Discuss three important properties of digestive enzymes

By | 22.10.2017

Enzymes such as digestive enzymes and CoQ10 are crucial not only to your digestive system, but also for other body processes. If Your Multivitamin Contains These Ingredients – Dump them now. You’ve probably heard of enzymes, and you probably already know they are important for your digestion. But you may not be aware of just how necessary enzymes are to every cell in your body—not just for digestion but for ALL your physiological processes. Enzymes are composed of amino acids and are secreted by your discuss three important properties of digestive enzymes to help catalyze functions that would normally not occur at physiological temperatures.

They literally make magic happen and are absolutely vital to your life. More than 3,000 different enzymes have been identified, and some experts believe there may be another 50,000 we have yet to discover. Each enzyme has a different function—like 3,000 specialized keys cut to fit 3,000 different locks. Enzymes drive biological processes necessary for your body to build raw materials, circulate nutrients, eliminate unwanted chemicals, and the myriad of other biochemical processes that go on without your even thinking about it. And small amounts of enzymes can affect profound changes! Enzymes are the catalysts that cause many essential biochemical reactions to happen—but they are not “used up” IN the reaction. They merely assist—meaning, they accelerate reactions—sometimes to a mind-boggling several million reactions per second! Enzymes lower the amount of energy needed for a reaction to occur. Without them, some reactions simply would not function in your body.

But enzymes don’t work alone. Enzymes rely on other elements to accomplish their tasks, such as certain vitamins and minerals. ATP, every cell’s principal energy source. Another example is magnesium, which participates in over 300 enzyme reactions. Edward Howell spent his entire professional life studying enzymes and can be credited with catalyzing enzyme research. His theory was that if you don’t get enough enzymes from the food you eat, great strain is placed on your digestive system to “pick up the slack,” i. A deficiency in digestive enzymes then reduces availability of your metabolic enzymes. Howell believed this metabolic enzyme deficit was at the root of most chronic health problems.

Digestive enzymes, as their name implies, help you break down food into smaller parts that can be absorbed, transported and utilized by every cell in your body. Your pancreas produces most of these digestive and metabolic enzymes. These directly help with your digestive process. The more raw foods you eat, the lower the burden on your body treats for dogs with high liver enzymes produce the enzymes it needs, not only for digestion, but for practically everything. Whatever enzymes are not used up in digestion are then available to help with other important physiological processes. Once consumed, your meal begins a complicated, multi-phased journey of breakdown and conversion into nutrients your body can use.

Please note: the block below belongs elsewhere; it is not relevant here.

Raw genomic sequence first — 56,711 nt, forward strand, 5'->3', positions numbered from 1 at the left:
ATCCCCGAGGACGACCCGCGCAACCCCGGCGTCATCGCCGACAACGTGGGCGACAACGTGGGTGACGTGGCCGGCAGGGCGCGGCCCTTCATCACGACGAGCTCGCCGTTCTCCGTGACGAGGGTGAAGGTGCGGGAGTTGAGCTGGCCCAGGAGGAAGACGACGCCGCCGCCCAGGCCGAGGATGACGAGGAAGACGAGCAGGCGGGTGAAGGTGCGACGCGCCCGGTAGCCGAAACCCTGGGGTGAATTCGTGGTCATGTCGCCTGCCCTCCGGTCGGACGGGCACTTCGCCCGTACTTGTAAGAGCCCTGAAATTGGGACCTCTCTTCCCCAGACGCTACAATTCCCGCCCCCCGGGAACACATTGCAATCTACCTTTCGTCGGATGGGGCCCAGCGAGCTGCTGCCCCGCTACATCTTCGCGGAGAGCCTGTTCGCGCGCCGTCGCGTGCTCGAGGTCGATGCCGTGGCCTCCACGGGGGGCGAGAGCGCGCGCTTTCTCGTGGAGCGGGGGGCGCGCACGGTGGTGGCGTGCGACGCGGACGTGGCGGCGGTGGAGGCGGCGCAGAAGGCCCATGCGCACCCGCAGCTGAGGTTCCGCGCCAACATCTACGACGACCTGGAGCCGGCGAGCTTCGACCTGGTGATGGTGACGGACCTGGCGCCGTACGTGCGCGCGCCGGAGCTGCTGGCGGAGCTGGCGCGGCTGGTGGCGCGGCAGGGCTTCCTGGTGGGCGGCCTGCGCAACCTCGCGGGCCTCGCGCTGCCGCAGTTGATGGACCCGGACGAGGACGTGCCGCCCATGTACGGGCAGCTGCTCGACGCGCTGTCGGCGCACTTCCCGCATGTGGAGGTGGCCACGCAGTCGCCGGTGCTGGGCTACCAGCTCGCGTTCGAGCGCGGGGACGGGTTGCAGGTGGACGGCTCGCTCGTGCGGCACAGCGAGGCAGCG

Digestion begins in your mouth, starting with saliva. Amylase in your saliva begins to break down carbohydrates. As food passes into your stomach, proteins are worked on by protease. From there, the bolus of food passes into your small intestine, where lipase begins to break down fats, and amylase finishes off the carbohydrates. From here, the micronutrients are absorbed into your bloodstream through millions of tiny villi in the wall of your gut. But what happens when this process goes awry? Insufficient enzyme production is at the root of much “tummy trouble” in our country. Enzymes may be relatively large, but their protein structures are fragile. The amino acids in the molecular chain link together to form certain patterns and shapes, which give enzymes their unique characteristics and functions.

Heating your food above 116 degrees F renders most enzymes inactive. Raw foods are enzyme-rich, and consuming them decreases your body’s burden to produce its own enzymes. The more food that you can eat raw, the better. In addition to heat, enzymes are also very sensitive to shifts in pH, which is why different enzymes work in different parts of your digestive tract, based on the pH each enzyme needs in order to function. Enzyme deficiency results in poor digestion and poor nutrient absorption. Chronic malabsorption can lead to a variety of illnesses. Think about it—if your body doesn’t have the basic nutritional building blocks it needs, your health and ability to recover from illness will be compromised. Complicating matters, your capacity for enzyme production also declines with age.